So branding is about emotion. Does your brand evoke emotion? Bring people to their feet wanting more and more? Cirque du Soleil has created a new brand of circus by diverging from the original circus by borrowing ideas from Broadway shows. By the way, Cirque is planning a tribute to Elvis in the next year!
So, how important is the brand to your business? It would appear that if you do it right, nothing else really matters. What does “doing it right” mean? How about, for starters, that you connect with your customer? All customers connect differently, so you have to know your customers. Find out what they want, then give it to them. (Both Elvis and the Temptations knew their customers—the youth of yesterday and today.) Have a great product, keep updating and changing your product, but never forget its history. Don‘t forget there are people who will like you the way you were.
Brands have to stay new and fresh, but still retain their core values. When I think of our industry, I think of Karastan going back to 1928 but continuing to update and connect to today’s consumer. I think of Thom Filicia (whom I saw in Boston last year) talk about building your room from the “floor up.” I also think of Kelly Preston, John Travolta’s wife who also represents the Karastan brand.
Continue to build your core brand, keep it solid and connected to your customer. Don’t know if it’s connected? Conduct a survey and ask the customers you have lost why they left you. What didn’t you do that they found elsewhere? Remember that if you're brand "gets tarnished" it takes a lot to get it back, but it's not impossible. There was the Kobe Bryant brand that went from a very unpleasant incident to MVP. If you work hard enough at it you can reclaim your reputation and your image.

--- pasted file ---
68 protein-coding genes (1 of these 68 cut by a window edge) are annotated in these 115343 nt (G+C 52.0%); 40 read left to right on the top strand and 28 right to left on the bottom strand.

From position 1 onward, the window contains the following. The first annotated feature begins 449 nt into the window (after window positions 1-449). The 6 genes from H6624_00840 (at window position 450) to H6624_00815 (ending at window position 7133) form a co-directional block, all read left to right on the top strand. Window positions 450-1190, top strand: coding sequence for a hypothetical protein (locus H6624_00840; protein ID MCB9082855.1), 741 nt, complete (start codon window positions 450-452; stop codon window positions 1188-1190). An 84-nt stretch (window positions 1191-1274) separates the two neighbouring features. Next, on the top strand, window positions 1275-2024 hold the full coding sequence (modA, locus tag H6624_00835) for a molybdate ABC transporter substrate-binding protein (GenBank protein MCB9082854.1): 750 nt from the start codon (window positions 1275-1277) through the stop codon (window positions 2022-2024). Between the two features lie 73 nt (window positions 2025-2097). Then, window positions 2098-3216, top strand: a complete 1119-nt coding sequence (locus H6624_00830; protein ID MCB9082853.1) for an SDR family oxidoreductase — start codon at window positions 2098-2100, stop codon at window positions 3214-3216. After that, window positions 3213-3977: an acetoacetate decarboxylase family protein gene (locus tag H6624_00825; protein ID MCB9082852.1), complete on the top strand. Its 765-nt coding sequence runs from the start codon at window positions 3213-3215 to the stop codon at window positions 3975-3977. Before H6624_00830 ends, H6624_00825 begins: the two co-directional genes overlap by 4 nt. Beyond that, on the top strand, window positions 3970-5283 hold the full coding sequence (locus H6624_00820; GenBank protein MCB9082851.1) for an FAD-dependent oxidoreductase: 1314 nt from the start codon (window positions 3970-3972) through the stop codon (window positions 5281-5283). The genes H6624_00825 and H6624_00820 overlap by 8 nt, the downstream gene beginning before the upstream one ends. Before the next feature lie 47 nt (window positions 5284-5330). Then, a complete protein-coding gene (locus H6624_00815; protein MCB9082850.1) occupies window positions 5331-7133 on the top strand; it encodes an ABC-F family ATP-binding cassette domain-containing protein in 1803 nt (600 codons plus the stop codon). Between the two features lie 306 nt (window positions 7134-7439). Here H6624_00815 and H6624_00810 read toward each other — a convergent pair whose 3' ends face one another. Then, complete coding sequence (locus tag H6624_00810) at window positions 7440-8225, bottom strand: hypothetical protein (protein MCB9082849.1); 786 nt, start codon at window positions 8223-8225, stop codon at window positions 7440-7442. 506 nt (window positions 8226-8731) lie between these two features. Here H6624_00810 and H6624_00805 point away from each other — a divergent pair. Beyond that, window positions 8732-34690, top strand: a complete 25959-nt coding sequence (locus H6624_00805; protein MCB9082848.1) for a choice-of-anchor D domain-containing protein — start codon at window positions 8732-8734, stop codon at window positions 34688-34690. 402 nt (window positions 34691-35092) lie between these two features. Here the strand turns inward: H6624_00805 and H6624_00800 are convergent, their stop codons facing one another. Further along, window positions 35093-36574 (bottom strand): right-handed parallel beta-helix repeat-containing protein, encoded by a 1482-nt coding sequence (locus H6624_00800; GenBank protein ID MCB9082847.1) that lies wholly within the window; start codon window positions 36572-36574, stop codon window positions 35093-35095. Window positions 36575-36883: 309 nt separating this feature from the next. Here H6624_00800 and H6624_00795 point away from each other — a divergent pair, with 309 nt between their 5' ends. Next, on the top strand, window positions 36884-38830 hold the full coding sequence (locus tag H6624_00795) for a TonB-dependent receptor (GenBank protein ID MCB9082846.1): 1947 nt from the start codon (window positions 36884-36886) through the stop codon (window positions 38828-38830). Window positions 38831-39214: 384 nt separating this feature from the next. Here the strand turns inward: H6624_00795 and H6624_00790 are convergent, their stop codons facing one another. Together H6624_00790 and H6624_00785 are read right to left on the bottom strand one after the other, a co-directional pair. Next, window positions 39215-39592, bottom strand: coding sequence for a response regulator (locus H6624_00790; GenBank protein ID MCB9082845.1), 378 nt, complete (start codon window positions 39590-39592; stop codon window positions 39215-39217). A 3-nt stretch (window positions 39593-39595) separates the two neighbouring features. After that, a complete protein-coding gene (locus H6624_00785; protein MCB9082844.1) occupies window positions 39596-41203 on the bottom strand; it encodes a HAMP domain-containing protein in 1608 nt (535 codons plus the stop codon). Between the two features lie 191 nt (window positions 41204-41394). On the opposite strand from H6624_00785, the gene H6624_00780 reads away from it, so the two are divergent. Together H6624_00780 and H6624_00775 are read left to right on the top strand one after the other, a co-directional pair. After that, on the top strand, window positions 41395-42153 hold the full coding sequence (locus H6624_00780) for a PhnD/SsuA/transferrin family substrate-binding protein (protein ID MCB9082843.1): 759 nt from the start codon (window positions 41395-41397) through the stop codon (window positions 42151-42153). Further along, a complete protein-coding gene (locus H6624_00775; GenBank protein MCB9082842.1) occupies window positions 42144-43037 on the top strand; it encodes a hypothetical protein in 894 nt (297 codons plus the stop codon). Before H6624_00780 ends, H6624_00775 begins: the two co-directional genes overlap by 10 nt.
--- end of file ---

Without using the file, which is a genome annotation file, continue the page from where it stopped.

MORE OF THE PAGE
Remember to keep things fresh by adding new lines and making a big deal about things you are doing. Get a connected to your community and build to the brand that “gives back.”
Make your connection emotional. Show your customers that you like them and you will go out of your way for them.
Continue to make your products better than everyone else’s product. If it isn’t different, the differentiating factor will be price. Who wins then? No one! You might think the customer wins but since you have devalued the product by dropping the price, she’s still not sure she got a good deal!
Remember: a brand is a promise to the customer. The promise is: I know the brand will always deliver and I will consistently get what I want. This is the business version of patriotism.
So, how does your brand measure up?
Like my mom used to say, all you've got is your name so keep it clean!
What makes a brand? According to Lis, emotion, connecting with your customers, keeping your promises to customers, being relevant to their lives, being authentic. The business version of patriotism. Wow!
I hope you're inspired now to ask yourself what makes your brand.
Thank you, Lis!